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I have taken a strong interest in WebGL over the last few days and have a few questions around it. I recently realised the canvas in Figma (https://www.figma.com/) uses WebGL, and Lucidchart uses WebGL for the canvas in their editor. From a recent article on WebGL published by the Figma team, the following section caught my attention:

Instead of attempting to get one of these to work, we implemented everything from scratch using WebGL. Our renderer is a highly-optimized tile-based engine with support for masking, blurring, dithered gradients, blend modes, nested layer opacity, and more. All rendering is done on the GPU and is fully anti-aliased. Internally our code looks a lot like a browser inside a browser; we have our own DOM, our own compositor, our own text layout engine, and we’re thinking about adding a render tree just like the one browsers use to render HTML.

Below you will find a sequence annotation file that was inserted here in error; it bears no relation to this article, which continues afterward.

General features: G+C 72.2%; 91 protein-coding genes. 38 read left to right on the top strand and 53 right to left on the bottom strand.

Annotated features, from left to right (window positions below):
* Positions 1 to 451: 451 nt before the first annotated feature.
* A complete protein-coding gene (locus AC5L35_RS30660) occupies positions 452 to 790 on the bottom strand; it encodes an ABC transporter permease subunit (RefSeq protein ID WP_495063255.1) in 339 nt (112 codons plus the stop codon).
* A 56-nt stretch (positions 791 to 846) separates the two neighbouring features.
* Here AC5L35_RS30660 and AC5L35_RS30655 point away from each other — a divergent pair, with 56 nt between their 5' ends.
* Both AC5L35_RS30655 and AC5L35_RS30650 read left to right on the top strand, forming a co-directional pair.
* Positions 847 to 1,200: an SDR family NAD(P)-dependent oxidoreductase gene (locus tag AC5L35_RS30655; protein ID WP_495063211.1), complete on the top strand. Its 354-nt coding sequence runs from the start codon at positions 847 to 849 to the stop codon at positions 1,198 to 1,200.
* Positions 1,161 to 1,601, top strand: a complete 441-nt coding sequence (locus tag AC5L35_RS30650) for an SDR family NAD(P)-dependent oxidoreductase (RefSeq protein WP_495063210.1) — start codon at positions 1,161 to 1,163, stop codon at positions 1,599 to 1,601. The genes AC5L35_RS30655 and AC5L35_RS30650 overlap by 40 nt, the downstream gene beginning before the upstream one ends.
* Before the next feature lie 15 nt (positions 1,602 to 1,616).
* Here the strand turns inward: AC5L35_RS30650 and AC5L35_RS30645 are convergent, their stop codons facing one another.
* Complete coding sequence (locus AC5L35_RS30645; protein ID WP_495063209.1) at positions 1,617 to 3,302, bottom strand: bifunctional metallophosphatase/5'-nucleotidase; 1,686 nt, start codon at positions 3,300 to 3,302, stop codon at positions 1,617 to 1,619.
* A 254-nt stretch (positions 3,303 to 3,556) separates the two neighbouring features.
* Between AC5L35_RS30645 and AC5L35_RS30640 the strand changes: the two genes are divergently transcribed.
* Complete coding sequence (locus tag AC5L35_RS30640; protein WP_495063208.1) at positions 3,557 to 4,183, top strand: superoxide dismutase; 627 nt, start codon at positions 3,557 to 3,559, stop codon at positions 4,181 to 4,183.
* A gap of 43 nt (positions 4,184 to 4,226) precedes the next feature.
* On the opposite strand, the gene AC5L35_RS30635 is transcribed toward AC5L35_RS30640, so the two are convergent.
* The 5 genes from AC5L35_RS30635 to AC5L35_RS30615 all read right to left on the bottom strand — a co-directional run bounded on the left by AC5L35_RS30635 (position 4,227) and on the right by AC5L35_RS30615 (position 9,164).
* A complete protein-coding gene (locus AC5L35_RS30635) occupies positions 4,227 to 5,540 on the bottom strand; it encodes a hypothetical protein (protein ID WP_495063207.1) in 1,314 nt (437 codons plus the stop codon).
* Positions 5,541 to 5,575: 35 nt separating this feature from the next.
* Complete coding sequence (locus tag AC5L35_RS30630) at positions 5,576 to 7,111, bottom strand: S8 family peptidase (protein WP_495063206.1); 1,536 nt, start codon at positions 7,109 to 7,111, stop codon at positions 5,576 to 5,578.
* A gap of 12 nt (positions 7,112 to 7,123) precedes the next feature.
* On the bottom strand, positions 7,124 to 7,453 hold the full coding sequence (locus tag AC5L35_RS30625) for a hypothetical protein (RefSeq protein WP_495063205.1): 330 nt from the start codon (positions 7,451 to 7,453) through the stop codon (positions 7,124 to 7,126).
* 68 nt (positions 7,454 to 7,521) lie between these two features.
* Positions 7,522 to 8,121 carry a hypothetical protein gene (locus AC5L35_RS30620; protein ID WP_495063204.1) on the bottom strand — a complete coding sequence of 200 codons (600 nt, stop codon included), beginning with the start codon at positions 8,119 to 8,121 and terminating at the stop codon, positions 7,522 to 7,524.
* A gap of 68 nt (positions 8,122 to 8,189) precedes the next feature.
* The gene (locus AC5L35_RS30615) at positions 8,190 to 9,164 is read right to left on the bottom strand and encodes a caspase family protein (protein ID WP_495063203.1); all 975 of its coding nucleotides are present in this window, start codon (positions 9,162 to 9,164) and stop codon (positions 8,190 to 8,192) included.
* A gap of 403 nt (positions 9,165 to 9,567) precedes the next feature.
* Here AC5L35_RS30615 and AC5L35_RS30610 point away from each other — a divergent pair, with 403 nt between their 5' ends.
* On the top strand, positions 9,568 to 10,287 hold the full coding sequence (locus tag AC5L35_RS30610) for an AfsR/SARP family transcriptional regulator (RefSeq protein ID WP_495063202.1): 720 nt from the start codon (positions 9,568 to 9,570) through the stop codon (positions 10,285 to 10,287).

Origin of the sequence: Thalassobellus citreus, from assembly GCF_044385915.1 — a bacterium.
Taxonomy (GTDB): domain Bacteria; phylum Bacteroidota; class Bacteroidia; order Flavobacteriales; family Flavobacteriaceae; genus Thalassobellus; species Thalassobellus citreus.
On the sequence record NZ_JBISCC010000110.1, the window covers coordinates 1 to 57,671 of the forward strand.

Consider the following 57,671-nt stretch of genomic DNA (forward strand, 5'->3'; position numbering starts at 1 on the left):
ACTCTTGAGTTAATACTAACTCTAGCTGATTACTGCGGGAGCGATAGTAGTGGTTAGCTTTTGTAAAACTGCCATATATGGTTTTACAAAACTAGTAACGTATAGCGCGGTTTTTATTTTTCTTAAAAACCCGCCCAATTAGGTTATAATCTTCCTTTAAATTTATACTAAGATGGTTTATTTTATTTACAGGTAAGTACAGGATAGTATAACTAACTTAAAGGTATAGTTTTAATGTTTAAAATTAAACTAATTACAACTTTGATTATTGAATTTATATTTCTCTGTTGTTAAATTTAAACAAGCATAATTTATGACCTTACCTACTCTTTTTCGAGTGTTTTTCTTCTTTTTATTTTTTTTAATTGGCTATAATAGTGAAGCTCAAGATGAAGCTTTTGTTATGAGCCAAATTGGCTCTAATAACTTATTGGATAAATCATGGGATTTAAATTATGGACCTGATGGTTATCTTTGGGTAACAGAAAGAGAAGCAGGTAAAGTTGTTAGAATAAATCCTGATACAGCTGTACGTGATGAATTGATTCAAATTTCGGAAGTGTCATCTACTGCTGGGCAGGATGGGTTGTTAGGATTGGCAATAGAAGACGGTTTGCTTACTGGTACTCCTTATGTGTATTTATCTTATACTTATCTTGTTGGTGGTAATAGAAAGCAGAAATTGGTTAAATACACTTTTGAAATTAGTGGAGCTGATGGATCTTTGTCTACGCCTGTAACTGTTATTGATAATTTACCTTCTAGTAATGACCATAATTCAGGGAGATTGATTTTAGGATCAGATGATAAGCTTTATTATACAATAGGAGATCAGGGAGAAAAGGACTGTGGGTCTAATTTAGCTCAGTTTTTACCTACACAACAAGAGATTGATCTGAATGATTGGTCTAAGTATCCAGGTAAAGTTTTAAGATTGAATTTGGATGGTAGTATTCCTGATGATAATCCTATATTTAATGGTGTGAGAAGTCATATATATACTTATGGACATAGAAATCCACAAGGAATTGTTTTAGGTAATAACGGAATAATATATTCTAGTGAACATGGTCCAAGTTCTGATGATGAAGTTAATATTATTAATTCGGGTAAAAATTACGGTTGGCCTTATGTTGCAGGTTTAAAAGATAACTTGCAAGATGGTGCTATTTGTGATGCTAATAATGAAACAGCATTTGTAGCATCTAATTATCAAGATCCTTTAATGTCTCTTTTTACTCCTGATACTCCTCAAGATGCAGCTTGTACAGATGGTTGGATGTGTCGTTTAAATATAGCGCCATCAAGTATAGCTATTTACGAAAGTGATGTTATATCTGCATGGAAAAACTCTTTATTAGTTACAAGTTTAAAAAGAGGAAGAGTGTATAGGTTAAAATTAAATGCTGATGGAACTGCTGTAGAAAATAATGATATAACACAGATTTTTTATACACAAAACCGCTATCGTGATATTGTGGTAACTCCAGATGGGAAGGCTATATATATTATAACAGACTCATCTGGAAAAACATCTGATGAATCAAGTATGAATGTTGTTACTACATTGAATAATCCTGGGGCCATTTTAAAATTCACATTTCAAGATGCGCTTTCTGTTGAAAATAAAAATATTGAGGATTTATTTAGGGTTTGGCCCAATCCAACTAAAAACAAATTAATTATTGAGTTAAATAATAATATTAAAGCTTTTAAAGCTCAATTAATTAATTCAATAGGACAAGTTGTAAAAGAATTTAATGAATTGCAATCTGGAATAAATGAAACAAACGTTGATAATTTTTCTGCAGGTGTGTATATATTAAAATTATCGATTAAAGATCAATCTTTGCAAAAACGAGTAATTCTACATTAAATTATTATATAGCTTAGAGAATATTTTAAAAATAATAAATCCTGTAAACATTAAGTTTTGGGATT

How does this this looks like conceptually, at an architectural level? How do you use WebGL to create a browser DOM?

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    Browsers work by painting a frame and handing it off to the operating system. Apparently FIgma works by painting a frame and handing it off to the browser via WebGL. The techniques to paint a frame are similar in both cases. The data structures are DOM-like in both cases (a tree of elements with associated properties), but they don't actually re-implement the DOM. – amon Jul 23 at 12:20
  • By writing a browser – user253751 Jul 23 at 19:48
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    In fact it's exactly the same way a normal browser works – user253751 Jul 23 at 19:48

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